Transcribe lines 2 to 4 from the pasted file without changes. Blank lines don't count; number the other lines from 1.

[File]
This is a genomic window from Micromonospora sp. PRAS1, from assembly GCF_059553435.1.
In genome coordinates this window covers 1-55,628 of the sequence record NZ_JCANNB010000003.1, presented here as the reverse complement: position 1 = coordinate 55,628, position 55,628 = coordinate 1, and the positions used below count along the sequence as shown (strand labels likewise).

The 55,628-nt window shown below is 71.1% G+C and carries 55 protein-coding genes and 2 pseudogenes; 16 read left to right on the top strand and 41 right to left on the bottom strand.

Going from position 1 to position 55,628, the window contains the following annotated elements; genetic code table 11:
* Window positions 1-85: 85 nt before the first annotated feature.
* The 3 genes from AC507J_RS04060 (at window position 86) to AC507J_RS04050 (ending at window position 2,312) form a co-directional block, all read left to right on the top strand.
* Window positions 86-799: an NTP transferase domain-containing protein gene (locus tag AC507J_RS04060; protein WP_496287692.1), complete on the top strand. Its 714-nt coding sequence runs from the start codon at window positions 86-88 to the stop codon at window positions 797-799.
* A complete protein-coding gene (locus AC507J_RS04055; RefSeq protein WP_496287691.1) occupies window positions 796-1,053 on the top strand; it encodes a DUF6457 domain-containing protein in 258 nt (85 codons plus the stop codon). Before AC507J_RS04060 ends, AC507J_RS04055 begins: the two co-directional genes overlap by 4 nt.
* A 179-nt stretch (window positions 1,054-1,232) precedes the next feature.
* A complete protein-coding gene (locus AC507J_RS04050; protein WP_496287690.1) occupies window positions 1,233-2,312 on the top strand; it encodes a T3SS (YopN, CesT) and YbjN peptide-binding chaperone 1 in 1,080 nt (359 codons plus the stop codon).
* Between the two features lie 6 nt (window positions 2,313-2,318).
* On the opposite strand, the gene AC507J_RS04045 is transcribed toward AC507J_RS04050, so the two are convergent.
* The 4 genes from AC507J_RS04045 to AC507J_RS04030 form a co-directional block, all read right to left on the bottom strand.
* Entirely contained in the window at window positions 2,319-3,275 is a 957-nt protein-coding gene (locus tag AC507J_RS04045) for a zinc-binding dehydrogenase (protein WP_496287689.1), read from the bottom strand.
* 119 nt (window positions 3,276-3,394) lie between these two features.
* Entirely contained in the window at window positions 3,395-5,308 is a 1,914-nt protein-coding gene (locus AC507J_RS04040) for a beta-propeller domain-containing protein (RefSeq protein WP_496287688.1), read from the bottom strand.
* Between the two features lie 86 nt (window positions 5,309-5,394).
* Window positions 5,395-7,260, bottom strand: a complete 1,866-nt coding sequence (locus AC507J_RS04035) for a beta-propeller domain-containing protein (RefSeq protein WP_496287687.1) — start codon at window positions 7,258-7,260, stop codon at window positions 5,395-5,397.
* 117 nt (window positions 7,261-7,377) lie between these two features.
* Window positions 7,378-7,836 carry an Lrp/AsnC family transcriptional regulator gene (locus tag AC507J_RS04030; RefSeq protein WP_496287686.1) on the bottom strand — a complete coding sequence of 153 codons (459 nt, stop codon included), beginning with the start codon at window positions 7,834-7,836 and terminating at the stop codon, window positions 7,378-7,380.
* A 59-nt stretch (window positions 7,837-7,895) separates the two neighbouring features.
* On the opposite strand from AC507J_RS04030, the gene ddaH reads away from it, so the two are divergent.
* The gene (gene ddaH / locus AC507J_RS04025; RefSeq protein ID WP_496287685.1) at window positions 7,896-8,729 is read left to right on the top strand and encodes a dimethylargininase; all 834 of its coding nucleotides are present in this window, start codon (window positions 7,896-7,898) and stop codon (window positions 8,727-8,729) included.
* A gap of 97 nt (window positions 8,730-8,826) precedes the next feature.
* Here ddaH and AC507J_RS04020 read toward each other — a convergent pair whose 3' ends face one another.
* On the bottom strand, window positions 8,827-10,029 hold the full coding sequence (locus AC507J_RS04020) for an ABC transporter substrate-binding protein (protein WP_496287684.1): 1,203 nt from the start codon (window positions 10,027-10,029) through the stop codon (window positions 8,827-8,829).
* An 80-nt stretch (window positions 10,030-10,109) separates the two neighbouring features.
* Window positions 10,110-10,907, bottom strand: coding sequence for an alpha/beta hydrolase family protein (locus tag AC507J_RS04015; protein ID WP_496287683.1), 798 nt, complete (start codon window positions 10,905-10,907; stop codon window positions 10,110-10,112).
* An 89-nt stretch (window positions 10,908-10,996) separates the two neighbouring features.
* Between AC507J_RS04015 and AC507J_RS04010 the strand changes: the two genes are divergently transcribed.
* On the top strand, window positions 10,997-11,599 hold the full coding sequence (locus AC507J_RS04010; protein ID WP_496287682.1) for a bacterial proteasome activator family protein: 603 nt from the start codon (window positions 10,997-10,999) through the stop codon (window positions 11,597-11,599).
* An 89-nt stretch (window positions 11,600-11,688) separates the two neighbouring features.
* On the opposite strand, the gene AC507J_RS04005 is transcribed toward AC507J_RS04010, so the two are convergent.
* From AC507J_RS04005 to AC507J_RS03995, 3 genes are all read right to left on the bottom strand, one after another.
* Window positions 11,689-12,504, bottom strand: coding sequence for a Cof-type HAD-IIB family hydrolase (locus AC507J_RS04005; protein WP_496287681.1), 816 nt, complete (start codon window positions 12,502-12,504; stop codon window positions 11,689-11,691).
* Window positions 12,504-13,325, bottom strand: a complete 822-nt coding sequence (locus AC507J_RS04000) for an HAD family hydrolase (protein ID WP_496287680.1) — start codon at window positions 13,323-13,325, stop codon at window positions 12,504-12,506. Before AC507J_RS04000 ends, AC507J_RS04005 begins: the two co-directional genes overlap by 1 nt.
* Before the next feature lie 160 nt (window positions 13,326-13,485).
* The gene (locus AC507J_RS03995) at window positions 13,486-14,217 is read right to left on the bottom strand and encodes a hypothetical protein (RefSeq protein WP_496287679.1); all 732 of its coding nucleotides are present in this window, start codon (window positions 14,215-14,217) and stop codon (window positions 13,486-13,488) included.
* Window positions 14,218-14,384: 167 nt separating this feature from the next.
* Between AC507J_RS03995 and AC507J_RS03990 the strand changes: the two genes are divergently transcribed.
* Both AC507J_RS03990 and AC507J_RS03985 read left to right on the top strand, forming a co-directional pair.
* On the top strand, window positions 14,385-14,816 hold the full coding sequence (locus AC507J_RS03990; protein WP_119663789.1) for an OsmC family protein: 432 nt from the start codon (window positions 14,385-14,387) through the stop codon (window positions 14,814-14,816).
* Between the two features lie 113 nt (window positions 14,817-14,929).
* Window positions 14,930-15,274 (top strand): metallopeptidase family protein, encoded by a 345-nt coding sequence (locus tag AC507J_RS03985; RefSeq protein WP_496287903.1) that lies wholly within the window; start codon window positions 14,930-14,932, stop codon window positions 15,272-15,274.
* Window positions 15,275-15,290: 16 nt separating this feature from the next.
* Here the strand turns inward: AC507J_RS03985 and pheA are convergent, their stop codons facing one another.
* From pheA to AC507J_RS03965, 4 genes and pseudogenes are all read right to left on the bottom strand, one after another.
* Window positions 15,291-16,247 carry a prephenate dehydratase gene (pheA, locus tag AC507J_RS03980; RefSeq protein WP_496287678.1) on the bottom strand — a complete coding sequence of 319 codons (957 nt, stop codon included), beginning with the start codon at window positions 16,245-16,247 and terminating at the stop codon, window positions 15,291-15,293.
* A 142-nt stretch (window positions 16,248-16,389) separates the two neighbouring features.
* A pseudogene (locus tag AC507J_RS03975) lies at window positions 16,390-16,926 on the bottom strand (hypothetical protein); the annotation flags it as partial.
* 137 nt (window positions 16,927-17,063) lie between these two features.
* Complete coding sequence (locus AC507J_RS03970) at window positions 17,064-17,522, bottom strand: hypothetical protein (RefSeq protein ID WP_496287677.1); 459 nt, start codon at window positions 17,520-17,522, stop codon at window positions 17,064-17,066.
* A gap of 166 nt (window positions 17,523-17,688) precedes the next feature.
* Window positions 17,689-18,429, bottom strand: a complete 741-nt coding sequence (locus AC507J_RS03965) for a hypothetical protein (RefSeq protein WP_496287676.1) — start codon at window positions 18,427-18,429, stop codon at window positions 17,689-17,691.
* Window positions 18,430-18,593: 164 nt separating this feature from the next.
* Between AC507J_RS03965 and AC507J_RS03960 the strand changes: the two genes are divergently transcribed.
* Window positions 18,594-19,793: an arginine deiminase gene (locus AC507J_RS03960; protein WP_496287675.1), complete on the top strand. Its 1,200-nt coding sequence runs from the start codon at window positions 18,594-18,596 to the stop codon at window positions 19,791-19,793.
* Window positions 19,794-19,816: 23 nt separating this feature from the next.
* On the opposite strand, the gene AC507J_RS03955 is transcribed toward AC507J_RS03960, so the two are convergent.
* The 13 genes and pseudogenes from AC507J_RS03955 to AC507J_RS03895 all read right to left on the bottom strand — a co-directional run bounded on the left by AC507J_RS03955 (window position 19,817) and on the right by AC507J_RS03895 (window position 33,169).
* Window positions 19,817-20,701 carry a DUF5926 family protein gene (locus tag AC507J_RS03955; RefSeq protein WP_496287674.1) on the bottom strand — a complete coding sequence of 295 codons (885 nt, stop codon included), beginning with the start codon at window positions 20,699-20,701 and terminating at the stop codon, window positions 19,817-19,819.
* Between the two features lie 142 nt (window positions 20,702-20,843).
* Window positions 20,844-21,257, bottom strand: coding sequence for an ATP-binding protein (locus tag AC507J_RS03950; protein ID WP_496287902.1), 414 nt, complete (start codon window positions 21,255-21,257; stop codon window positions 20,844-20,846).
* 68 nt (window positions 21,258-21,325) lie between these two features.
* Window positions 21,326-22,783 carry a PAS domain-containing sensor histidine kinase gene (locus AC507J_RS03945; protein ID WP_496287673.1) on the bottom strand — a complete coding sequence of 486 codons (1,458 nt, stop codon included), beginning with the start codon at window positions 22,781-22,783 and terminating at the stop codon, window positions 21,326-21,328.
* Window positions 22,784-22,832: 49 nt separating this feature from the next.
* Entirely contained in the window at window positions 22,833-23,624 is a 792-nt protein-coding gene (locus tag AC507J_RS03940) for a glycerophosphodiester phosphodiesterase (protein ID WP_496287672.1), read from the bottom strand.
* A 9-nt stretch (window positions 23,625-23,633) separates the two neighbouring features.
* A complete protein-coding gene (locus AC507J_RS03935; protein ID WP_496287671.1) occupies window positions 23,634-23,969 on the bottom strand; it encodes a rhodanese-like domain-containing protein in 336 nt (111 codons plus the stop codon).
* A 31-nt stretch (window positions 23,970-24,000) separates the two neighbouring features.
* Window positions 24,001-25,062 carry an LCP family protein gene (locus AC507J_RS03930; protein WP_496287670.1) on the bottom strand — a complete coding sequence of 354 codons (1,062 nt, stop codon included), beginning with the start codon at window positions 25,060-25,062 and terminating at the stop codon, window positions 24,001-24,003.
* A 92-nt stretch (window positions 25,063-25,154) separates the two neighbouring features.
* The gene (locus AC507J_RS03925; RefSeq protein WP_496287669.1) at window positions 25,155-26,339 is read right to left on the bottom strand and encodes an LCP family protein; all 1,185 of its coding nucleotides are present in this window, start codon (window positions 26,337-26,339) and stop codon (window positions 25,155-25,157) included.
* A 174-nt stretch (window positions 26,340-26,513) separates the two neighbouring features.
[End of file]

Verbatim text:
In genome coordinates this window covers 1-55,628 of the sequence record NZ_JCANNB010000003.1, presented here as the reverse complement: position 1 = coordinate 55,628, position 55,628 = coordinate 1, and the positions used below count along the sequence as shown (strand labels likewise).

The 55,628-nt window shown below is 71.1% G+C and carries 55 protein-coding genes and 2 pseudogenes; 16 read left to right on the top strand and 41 right to left on the bottom strand.

Going from position 1 to position 55,628, the window contains the following annotated elements; genetic code table 11: